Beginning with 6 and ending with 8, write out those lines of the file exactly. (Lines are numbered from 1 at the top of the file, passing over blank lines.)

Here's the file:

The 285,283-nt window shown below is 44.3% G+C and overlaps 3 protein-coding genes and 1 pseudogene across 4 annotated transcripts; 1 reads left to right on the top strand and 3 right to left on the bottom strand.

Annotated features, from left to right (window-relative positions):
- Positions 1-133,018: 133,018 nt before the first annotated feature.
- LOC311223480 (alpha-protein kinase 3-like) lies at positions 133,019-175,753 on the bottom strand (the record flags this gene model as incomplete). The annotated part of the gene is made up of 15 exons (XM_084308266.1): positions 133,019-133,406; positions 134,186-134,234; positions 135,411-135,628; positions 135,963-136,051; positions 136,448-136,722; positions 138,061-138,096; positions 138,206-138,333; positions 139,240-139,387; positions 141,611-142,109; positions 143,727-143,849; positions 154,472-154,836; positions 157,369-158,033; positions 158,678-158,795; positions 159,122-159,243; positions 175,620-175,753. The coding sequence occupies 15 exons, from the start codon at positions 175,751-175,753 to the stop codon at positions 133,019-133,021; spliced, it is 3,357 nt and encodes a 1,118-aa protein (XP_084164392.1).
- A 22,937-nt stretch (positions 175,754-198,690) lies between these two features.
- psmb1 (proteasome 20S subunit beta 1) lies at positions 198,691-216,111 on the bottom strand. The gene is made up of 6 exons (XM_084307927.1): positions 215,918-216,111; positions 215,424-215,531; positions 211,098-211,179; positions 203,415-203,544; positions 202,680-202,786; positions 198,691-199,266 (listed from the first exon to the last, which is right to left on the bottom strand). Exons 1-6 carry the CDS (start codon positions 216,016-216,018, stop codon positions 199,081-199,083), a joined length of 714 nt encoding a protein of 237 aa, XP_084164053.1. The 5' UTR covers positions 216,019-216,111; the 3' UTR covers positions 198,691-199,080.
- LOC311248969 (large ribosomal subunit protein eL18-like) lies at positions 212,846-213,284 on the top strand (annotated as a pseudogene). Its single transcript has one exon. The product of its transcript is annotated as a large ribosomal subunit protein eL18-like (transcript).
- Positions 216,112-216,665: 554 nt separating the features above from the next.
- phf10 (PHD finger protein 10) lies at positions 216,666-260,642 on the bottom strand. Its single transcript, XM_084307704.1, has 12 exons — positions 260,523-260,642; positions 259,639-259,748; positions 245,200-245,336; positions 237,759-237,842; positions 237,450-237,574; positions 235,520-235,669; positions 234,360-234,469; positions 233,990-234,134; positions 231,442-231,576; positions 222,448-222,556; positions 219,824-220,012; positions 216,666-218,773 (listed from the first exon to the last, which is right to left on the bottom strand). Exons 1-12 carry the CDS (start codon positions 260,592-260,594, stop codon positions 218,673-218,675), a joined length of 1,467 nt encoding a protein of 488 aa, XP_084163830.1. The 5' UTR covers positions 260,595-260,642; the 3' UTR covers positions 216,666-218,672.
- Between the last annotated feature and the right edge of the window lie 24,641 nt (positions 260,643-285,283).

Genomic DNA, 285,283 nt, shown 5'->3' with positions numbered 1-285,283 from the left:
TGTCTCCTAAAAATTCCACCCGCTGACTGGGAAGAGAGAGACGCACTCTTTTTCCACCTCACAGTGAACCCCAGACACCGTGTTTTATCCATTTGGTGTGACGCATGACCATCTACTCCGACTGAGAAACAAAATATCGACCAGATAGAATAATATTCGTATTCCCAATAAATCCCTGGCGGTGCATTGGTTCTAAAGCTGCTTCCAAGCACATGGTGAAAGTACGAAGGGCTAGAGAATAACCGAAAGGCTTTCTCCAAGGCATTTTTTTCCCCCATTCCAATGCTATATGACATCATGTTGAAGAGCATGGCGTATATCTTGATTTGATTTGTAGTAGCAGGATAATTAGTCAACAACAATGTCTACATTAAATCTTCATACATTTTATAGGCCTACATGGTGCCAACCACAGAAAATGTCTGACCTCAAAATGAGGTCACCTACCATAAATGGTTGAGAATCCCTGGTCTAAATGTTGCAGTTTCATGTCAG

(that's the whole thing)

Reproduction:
- psmb1 (proteasome 20S subunit beta 1) lies at positions 198,691-216,111 on the bottom strand. The gene is made up of 6 exons (XM_084307927.1): positions 215,918-216,111; positions 215,424-215,531; positions 211,098-211,179; positions 203,415-203,544; positions 202,680-202,786; positions 198,691-199,266 (listed from the first exon to the last, which is right to left on the bottom strand). Exons 1-6 carry the CDS (start codon positions 216,016-216,018, stop codon positions 199,081-199,083), a joined length of 714 nt encoding a protein of 237 aa, XP_084164053.1. The 5' UTR covers positions 216,019-216,111; the 3' UTR covers positions 198,691-199,080.
- LOC311248969 (large ribosomal subunit protein eL18-like) lies at positions 212,846-213,284 on the top strand (annotated as a pseudogene). Its single transcript has one exon. The product of its transcript is annotated as a large ribosomal subunit protein eL18-like (transcript).
- Positions 216,112-216,665: 554 nt separating the features above from the next.